Simple carbs are absorbed quickly, resulting in much faster blood glucose spikes, which can cause issues. Complex carbs take longer to break down, with the most complex being indigestible to us without help from microbes in our gut. As a result, complex carbs release sugar into the blood much more gradually and over a longer time.

So instead of demonising carbs, we should focus on limiting or avoiding simple carbs like sugar, white carbs and pasta and replacing them with complex carbs like whole grains, brown rice and fibre.

The recommended daily carbohydrate intake for the average adult's diet is around 275g.

Sodium

454
mg

We commonly consume sodium in the form of salt. Salt is a mineral (like crystals and rocks) mainly composed of sodium chloride. It is naturally present and makes up 3.5% of open ocean water.

Sodium in its elemental form is a metal.

Sodium is an electrically charged electrolyte vital to a host of processes within the body ranging from hydration to neurological function.

According to the British Heart Foundation, 2.5g of sodium or 6g of salt should be the maximum daily intake for the average adult.

Potassium

1800
mg

Potassium is a chemical element essential to our bodies involved in various nerve processes, regulating our heartbeat, maintaining blood pressure, and allowing us to move. Additionally, it is required for our bodies to make proteins.

The recommended daily intake of potassium for the average adult is 3,000mg. For reference, one apple contains 238.6 mg.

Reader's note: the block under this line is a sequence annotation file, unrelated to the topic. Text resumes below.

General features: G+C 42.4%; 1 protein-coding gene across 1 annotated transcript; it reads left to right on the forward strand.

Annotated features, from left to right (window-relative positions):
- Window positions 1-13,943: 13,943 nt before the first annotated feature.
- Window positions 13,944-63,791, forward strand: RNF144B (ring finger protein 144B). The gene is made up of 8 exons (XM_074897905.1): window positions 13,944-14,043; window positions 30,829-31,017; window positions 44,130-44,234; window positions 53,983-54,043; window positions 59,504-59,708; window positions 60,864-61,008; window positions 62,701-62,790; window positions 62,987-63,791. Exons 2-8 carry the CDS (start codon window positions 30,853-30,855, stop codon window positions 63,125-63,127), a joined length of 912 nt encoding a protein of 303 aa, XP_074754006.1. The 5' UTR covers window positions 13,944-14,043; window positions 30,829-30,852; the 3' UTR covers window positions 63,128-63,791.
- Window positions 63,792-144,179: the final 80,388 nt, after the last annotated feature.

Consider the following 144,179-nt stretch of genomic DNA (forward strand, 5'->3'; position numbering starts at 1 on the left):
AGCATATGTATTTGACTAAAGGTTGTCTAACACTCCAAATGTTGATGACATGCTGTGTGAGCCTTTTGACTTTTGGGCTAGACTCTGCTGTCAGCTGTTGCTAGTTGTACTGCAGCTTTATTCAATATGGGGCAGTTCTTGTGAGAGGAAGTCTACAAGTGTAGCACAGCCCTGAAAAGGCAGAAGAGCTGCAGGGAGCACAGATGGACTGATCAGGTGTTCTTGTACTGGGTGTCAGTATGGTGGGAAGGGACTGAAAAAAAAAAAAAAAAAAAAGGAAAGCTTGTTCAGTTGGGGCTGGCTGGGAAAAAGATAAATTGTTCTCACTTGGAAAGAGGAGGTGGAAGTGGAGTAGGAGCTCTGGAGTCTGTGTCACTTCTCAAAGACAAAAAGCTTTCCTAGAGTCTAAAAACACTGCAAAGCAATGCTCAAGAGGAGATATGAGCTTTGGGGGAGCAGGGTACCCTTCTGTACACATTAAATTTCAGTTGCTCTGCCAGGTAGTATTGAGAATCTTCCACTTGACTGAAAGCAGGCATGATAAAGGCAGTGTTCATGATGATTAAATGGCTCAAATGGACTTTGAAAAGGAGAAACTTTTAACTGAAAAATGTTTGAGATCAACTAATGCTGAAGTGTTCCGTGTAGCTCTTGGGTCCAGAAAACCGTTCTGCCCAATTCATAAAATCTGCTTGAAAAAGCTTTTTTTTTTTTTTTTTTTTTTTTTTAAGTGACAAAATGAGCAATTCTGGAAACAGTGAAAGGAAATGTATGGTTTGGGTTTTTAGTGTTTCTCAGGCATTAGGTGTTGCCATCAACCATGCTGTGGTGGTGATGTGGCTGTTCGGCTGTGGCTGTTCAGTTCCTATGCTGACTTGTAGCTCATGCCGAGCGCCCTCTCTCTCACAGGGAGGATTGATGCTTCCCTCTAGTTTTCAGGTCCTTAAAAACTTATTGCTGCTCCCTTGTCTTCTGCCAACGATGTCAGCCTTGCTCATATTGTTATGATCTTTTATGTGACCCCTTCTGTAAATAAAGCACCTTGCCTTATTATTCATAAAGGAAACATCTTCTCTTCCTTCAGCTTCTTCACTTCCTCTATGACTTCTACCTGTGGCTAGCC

Magnesium

1800
mg

Magnesium is a mineral that helps your body regulate chemical reactions, transport potassium and calcium, develop bones, manufacture antioxidants, and regulate heart rhythm and muscle function.

The average recommended daily intake for magnesium is around 400mg, and you can achieve over a quarter of this with an ounce of chia seeds (156mg).

Sugar

13
g

Sugar is energy for our bodies. We turn most of our food into a form of sugar called glucose to fuel the various processes in the body. However, naturally present sugars in our foods are far less concerning than the ultra-processed white powder we often refer to as sugar.

While sugars can cause harmful blood glucose spikes, it is far more of an issue with the manufactured, powdered form as it is highly concentrated and does not come into the body alongside plant compounds as intended.

Many plant compounds counterbalance the risks associated with sugars. For example, longer-release carbs found in plants will offset the effects of a blood sugar slump when the source of that sugar is not concentrated and is from the whole food.

The recommended daily limit for sugar is 30g. However, your outcomes would not be ideal if you achieved this amount daily with simple sugars (like white sugar). If you at 30g of sugar daily in the form of strawberries, you will also eat vitamins, longer-release sugars and beneficial compounds, which can reduce the risks.

Zinc

4
mg

Zinc is an essential mineral found in lentils, pumpkin seeds and oats that benefits immunity, helps our body build proteins and DNA, and supports healthy growth and development during pregnancy.

The recommended daily intake for zinc is between 9 and 10mg.

Author profile picture
Plant-Based Nutritionist & Fitness Coach

Hey, I’m Sam! A plant-based nutritionist and personal trainer bringing you recipes and guidance to transform your relationship with food and get the most out of a balanced lifestyle.